Flat-packing and patisserie runs: how England switch off from World Cup

When the England squad reconvenes to get back into their World Cup groove on Thursday, Jonny May could find himself in hot water. By his own admission, the very fact he has disclosed how Joe Marler is in charge of a fines system, where punishments include having to wear a suit for a day, or doing a run to the patisserie, is likely to leave him at the mercy of the dice, which ultimately determine what sanction players face.

It is a stay of execution for May, though, because most of the squad have taken the opportunity to disperse to all corners of France – they have been instructed not to return to the UK – after Steve Borthwick gave his players a few days off. The bye week is a quirk of this tournament – and it means that should England reach the final week of the World Cup they will have been away from home for nearly nine weeks – so understandably, the bulk of the squad have snapped up the chance to have a change of scenery.

Freddie Steward has ventured more than 500 miles from England’s team base in Le Touquet to Nice while Disneyland has proved popular with players who have young families. Henry Arundell, fresh from his five tries against Chile, has made for Paris to familiarise himself with his new surroundings, having agreed a move to Racing 92 after the World Cup. As May reveals: “I think he has got someone putting his Ikea flat pack stuff up for him.”

Others have chosen to stay at base camp, where families are visiting. Dan Cole, Max Malins and Ben Earl have all been spotted taking advantage of their down time and although management were allowed to briefly nip home to the UK, the scrum coach Tom Harrison enjoyed the weekend with his wife and son and “found the one bar that served cider over here and enjoyed myself”.

May, for his part, is not venturing far from the hotel because his wife, Soph, and newborn son, Jaxon, are in town. “The day goes in two-and-a-half hour blocks, and in that he needs a feed, a nap and a change and from then we go on to the next block,” he adds. “In those blocks we took him to the gym, I did a bit in the gym, we took him swimming in one of the blocks and we get our food in as well. It is a bit of a contrast and a different type of fatigue.”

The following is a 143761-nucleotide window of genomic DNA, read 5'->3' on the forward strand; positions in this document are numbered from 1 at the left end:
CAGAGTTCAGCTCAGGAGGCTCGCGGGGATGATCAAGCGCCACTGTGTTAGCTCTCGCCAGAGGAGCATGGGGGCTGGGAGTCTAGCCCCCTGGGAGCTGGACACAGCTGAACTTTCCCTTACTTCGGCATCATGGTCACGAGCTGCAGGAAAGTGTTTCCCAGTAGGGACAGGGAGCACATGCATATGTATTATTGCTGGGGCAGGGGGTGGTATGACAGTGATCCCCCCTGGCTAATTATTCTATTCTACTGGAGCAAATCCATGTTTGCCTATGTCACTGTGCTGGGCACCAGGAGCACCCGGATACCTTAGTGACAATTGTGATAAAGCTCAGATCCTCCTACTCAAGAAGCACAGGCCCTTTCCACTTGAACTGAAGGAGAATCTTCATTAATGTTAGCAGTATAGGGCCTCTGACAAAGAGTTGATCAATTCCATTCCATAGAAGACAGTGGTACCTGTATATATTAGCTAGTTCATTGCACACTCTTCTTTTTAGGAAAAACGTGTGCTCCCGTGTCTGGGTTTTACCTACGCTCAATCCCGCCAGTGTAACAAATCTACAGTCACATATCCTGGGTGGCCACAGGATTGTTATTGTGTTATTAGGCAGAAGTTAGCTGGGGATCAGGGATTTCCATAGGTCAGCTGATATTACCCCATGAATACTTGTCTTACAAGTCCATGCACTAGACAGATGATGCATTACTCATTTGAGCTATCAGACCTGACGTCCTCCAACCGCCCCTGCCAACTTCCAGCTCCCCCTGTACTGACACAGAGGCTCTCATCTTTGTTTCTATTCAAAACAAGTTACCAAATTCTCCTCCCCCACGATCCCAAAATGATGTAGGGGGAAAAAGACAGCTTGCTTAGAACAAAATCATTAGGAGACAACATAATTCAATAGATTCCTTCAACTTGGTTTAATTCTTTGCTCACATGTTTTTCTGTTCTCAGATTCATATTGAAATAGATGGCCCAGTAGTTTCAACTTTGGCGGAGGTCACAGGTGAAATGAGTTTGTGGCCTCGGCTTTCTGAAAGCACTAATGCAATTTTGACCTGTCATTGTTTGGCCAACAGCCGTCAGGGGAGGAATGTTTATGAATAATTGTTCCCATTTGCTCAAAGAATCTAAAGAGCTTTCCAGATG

Not that he is complaining. This is May’s third World Cup and after three pool stage wins that take England to the verge of the quarter-finals, the winger is aware of how intense things can become in the business end of the tournament. “I remember from last time in the knockouts it definitely does go up a level and it is intense. So let’s take a breath a little bit, try and unwind a bit. I would say we are in a good spot and happy with how the tournament has started with three very good results. I feel like the team is tight, the team is improving, everybody has got a good game under their belts and it is time to take a break.”

Joe Marler
Joe Marler is responsible for the fines system with punishments including a run to the patisserie. Photograph: David Davies/PA

There are limits to what players can do – they have still be issued fitness plans by the strength and conditioning coach, Aled Walters – while Harrison is still watching endless videos of scrums but evidently, given the state in which England came into the tournament and the position in which they now find themselves, there is a relaxed air.

Arundell’s five-try heroics certainly helped in that regard and May – who was rested against Chile – believes the 20-year-old has the world at his feet.

“We couldn’t really believe it,” said May. “We were counting them all up by the end. Everybody has a smile on their face when he walked in. We were all taking the mick a little bit. He knows he’s had a special game and he’ll remember that for the rest of his life. I’ve got a feeling he’ll have lots of special days ahead of him.

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“What he’s got is his X-factor. He’s got quite a good understanding of the game, a good skill set. I think he could comfortably play full-back as well which is something I still wouldn’t feel comfortable doing now. I don’t want to sound patronising, we play in the same position and I have a lot of respect for him as a colleague, but it’s learning those experiences and developing through those types of games. Test matches can vary so much. You don’t get to choose what questions you get asked in a Test match, you’ve just got to answer them as best as you can.”

Indeed, Arundell had struggled on his two previous England starts but May revealed how he had advised his fellow speedster that comes with the territory at Test level. “He’s probably had a couple of games where he’s been scratching his head at half-time thinking this isn’t what I had planned,” added May. “Sometimes that’s just how it goes; it’s more about not making a mistake and just simmering. I said to him that some days you don’t even get to shoot your gun but don’t get frustrated.

“I think he’s going to get lots of ball and lots of opportunities at Racing. I think he’s going to improve under Lanny [Stuart Lancaster], playing in that league, playing in big games … I think that’s a great move for him. He’s 20 … what more could he be possibly hoping to do right now?Everyone around him needs to learn from him, support him and help develop him. He’s an important part of this team and we need to get him firing.”

source: theguardian.com